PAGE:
Try to think of a more thrilling unique adventure movie of the late '80s than Honey, I Shrunk the Kids. What other flick boasted the ability to transport its audience into a microscopic territory where blades of grass were endless water slides, ants were giant pets, and Oreo cookies were 30-feet-tall dessert buffets? Thanks in part to 1980s screen star Rick Moranis (what is it about '80s actors disappearing the second 1990 hit?) and his endless nerdiness, the movie follows geeky scientist and inventor Wayne Szalinski and his family as his shrink ray inadvertently succeeds (despite his many inventing blunders) in turning his children and the more rough-and-tumble neighbor kids into microscopic flecks. And thanks to the creativity of the writers and the crew, the movie takes to a virtual wonderland in the Szalinski's own backyard. I mean, what child didn't want to be shrunk down and wander around on the lawn after this movie came out?
The question has to be begged in this situation, what ever happened to those kids? Other than some guest spots on various TV shows, the most famous of the foursome is arguably Jared Rushton (Ron Thompson), who managed roles as Goldie Hawn's trouble-making stepchild in Overboard and as Tom Hanks' best buddy in Big. And since none of the parents went on to much following this movie - Rick Moranis already had his Ghostbusters fame and I suppose Kristine Sutherland took the side role of Buffy's mom on Buffy the Vampire Slayer - it sort of serves as an '80s snapshot that never really moved from the Szalinski's uber-dangerous backyard.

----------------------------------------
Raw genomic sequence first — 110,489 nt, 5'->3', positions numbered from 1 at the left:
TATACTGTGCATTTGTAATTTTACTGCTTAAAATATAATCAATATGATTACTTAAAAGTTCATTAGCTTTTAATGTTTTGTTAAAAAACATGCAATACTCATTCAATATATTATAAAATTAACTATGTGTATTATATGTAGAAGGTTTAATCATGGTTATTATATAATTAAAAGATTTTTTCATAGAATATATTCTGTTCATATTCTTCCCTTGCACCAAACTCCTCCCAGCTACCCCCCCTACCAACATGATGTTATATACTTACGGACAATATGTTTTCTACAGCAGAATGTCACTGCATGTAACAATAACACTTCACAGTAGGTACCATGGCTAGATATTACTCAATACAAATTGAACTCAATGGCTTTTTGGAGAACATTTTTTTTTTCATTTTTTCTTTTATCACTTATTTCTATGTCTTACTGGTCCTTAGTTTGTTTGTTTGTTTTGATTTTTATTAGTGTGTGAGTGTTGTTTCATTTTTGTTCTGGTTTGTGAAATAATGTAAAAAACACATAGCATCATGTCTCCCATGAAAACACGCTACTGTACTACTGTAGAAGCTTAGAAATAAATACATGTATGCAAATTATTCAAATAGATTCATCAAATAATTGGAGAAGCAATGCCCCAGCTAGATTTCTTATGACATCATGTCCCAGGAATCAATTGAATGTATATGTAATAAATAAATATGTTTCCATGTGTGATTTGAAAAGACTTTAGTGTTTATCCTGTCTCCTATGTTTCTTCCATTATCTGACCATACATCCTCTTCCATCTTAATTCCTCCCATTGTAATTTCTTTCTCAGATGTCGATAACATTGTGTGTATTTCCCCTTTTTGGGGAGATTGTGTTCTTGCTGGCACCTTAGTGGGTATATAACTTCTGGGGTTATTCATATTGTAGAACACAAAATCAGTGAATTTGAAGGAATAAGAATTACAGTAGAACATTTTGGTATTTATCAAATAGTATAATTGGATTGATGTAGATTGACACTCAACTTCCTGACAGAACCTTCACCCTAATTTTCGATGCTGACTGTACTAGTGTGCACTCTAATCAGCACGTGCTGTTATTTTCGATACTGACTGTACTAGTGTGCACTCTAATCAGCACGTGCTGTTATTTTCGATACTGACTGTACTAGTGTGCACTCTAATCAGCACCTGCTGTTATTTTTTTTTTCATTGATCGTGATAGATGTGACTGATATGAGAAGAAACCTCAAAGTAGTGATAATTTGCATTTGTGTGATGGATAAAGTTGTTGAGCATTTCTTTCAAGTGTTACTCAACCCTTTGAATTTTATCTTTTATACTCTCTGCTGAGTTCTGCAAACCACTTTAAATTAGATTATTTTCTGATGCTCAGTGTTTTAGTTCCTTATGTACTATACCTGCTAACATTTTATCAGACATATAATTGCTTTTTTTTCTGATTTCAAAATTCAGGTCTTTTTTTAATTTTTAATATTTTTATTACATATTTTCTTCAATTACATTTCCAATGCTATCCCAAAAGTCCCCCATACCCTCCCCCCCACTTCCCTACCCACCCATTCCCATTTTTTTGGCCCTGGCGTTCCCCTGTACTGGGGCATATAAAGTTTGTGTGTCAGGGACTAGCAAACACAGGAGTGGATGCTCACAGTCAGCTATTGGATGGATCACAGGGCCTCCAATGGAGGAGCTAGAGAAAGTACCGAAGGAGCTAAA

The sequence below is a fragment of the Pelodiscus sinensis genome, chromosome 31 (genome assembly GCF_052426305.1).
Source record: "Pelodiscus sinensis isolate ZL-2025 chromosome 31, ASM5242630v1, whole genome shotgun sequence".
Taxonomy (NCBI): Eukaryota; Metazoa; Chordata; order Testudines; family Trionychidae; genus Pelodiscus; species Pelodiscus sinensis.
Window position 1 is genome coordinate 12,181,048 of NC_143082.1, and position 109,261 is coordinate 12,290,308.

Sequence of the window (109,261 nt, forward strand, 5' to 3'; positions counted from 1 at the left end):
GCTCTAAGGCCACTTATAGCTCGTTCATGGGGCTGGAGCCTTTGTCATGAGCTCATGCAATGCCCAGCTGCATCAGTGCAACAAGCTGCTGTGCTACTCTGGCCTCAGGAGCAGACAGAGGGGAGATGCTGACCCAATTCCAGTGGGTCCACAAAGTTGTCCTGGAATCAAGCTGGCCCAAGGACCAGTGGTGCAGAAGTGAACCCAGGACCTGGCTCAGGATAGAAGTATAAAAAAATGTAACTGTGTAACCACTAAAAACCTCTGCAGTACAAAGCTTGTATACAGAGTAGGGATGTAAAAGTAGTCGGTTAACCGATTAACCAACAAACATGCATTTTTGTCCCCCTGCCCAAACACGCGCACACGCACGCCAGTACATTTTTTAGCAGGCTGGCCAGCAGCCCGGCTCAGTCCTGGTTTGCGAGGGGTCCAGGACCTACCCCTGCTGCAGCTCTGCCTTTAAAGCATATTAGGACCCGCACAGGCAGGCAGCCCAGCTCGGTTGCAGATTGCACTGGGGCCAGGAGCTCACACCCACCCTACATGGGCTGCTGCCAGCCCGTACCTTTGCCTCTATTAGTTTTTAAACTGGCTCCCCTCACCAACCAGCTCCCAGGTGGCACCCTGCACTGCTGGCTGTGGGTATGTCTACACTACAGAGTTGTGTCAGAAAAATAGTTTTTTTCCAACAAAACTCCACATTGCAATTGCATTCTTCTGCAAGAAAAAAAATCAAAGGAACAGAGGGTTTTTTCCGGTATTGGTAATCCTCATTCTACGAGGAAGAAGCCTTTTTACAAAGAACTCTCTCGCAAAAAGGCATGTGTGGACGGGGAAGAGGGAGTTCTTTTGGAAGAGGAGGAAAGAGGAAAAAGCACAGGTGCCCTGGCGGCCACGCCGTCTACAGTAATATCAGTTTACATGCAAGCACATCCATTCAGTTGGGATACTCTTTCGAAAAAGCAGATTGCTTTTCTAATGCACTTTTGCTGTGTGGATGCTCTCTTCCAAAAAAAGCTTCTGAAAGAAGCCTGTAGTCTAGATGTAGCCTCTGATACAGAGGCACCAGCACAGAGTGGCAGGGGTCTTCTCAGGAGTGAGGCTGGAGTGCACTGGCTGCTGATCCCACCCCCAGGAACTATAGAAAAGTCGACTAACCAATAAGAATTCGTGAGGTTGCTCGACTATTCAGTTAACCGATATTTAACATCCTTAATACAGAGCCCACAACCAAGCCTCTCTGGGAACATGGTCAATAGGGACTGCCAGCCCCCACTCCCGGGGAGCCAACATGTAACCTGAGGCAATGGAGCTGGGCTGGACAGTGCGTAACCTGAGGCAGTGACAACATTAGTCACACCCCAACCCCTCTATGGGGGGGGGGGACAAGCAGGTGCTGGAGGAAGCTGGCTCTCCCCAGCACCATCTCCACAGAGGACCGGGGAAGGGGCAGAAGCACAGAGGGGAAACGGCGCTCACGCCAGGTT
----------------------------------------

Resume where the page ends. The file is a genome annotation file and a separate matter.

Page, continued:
But lastly, let us not forget the hysterical cartoon short that played before the movie (which to me is an essential offshoot), the Roger Rabbit vehicle "Tummy Trouble," in which Roger is stuck watching Baby Herman in a series of misfortunes. Perhaps the best part, though, is once the "director" cries cut, and Baby Herman transforms into his actual self - the grisly child actor with the potty-mouthed, cigar-smoking voice of a 60-year-old mobster. Love it.
Memorable Moment: The kids are bushed from a long trek across the lawn and take refuge in a discarded Lego (product placement?) for the night. Yet another thing I wanted to somehow try.